WINSOR, JUSTIN (1831-1897), American writer and librarian, was born in Boston, Massachusetts, on the 2nd of January 1831. At the age of nineteen he printed a History of Duxbury, Mass., the home of his ancestors. He left Harvard before graduation to study in Paris and Heidelberg, but not until he had planned an extended memoir of Garrick and his Contemporaries, the manuscript of which, in ten folio volumes with a mass of notes, is in the library of Harvard University. In 1866 Winsor was appointed a trustee of the Boston public library, and in 1868 its superintendent. In 1877 he became librarian of Harvard University, a position he retained until his death. He greatly popularized the use of both these great collections of books. While at the Boston public library he edited a most useful catalogue of books in history, biography and travel, and compiled the first of a series of separate lists of works of historical fiction. In 1876 he began a series of monumental pubb'cations. The first was a Bibliography of the Original Quartos and Folios of Shakespeare ml ft Particular Reference to Copies in America. Unfortunately, all except about a hundred copies of this work were destroyed by fire. A small volume entitled The Reader's Handbook of the American Revolution (1879) is the model of a reasonable bibliography. In 1880 he began the editing of the Memorial History of Boston (4 vols., 4to), with the co-operation of seventy writers. He so manipulated the contributions and supplemented them with notes as to give an air of unity to the whole work, and completed it in twenty-three months. He then set to work on a still larger co-operative book, The Narrative and Critical History of America, which was completed (1889) in eight royal octavo volumes. These great tasks had compelled Winsor to make a careful and systematic study of historical problems with the aid of contemporaneous cartography. Among the early results of this study were the Bibliography of Ptolemy's Geography (1884), and the Catalogue of the Kohl Collection of Maps relating to America (1886), published in the Harvard Library Bulletins. His vast knowledge took the final form of four volumes entitled Christopher Columbvs (1891), Cartter to Fronlenac (1894), The Mississippi Basin (1895), and The Westward Movement (1897). Besides great stores of information hitherto accessible only to the specialist, these contain many strong expressions of dissent from currently received views. Winsor served for many years on the Massachusetts Archives Commission. His careful Report on the Maps of the OrinocoEssequibo Region was prepared at the request of the Venezuela Boundary Commission. He was one of the founders of both the American Library Association and the American Historical Association, and was president of both of the former for ten years, 1876-1885, and the latter in 1886-1887. He died in Cambridge on the 22nd of October 1897.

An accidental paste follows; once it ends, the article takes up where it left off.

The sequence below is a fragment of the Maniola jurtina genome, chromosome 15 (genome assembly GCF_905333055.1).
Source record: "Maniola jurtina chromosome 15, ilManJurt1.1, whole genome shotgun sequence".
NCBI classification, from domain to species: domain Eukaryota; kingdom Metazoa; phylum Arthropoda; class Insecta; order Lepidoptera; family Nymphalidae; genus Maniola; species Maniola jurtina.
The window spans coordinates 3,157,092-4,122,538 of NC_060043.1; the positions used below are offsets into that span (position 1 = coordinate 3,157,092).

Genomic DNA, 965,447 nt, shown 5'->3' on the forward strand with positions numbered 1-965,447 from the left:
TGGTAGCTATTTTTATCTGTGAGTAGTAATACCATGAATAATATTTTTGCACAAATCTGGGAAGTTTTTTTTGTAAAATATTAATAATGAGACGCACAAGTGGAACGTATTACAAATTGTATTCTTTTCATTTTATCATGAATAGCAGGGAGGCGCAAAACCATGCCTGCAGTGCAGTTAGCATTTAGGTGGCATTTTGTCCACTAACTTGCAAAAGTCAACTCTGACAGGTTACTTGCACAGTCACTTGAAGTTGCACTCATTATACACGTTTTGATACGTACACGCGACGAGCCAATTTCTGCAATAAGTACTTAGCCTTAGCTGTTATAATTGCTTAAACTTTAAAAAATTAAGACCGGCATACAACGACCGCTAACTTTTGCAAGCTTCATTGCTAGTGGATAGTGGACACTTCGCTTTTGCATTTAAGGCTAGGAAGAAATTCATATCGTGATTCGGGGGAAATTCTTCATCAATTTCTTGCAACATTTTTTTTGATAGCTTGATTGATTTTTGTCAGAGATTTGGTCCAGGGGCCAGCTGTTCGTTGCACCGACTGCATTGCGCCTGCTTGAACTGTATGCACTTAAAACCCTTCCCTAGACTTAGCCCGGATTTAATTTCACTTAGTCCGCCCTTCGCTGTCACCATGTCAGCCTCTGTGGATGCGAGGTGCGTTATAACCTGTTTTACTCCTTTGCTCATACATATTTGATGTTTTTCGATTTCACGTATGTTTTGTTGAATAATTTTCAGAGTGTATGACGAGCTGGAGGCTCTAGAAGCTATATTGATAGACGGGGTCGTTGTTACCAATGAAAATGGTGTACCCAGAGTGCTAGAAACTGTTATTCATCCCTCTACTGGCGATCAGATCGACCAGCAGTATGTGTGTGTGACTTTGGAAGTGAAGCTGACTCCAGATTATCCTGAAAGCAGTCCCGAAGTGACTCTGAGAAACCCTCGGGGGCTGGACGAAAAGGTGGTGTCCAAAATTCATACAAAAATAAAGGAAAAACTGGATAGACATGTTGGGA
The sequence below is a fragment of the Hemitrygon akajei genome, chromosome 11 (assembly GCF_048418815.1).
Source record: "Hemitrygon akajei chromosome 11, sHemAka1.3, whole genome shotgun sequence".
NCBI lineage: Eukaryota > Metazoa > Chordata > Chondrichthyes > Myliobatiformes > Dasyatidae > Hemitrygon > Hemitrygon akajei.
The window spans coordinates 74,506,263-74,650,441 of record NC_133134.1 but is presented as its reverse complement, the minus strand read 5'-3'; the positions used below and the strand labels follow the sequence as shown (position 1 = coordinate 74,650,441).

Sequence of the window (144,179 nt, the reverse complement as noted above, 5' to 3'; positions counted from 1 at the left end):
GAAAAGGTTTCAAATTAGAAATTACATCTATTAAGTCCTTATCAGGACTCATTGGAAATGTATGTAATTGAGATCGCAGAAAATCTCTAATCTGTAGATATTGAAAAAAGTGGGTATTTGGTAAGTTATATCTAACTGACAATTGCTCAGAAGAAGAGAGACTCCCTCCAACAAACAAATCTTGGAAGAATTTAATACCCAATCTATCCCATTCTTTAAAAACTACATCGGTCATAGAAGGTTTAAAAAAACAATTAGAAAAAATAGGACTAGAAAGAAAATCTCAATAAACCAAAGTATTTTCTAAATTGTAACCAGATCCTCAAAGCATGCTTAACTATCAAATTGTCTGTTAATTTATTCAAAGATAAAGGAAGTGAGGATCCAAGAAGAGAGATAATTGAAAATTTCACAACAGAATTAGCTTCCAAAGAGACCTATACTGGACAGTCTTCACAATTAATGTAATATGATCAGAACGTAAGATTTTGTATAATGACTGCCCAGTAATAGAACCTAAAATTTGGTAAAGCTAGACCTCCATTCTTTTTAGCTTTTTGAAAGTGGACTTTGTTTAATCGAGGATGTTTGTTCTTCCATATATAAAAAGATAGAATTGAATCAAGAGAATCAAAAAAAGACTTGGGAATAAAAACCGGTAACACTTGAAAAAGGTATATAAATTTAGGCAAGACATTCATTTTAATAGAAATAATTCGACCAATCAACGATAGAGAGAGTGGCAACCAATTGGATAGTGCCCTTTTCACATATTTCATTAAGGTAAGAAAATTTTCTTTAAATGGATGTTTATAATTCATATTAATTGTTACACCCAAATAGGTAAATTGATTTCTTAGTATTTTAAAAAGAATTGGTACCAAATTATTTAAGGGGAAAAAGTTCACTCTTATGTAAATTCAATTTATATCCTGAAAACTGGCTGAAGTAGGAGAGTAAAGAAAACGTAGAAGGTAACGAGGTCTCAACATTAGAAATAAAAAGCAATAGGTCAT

See Horace E. Scudder's " Memoir of Justin Winsor " in the Proceedings of the Massachusetts Historical Society (2nd series), vol. xii. Also the Harvard Graduates' Magazine (December 1897)- A bibliography of his writings is in Harvard College Library, Bibliographical Contributions, No. 54.
Note - this article incorporates content from Encyclopaedia Britannica, Eleventh Edition, (1910-1911)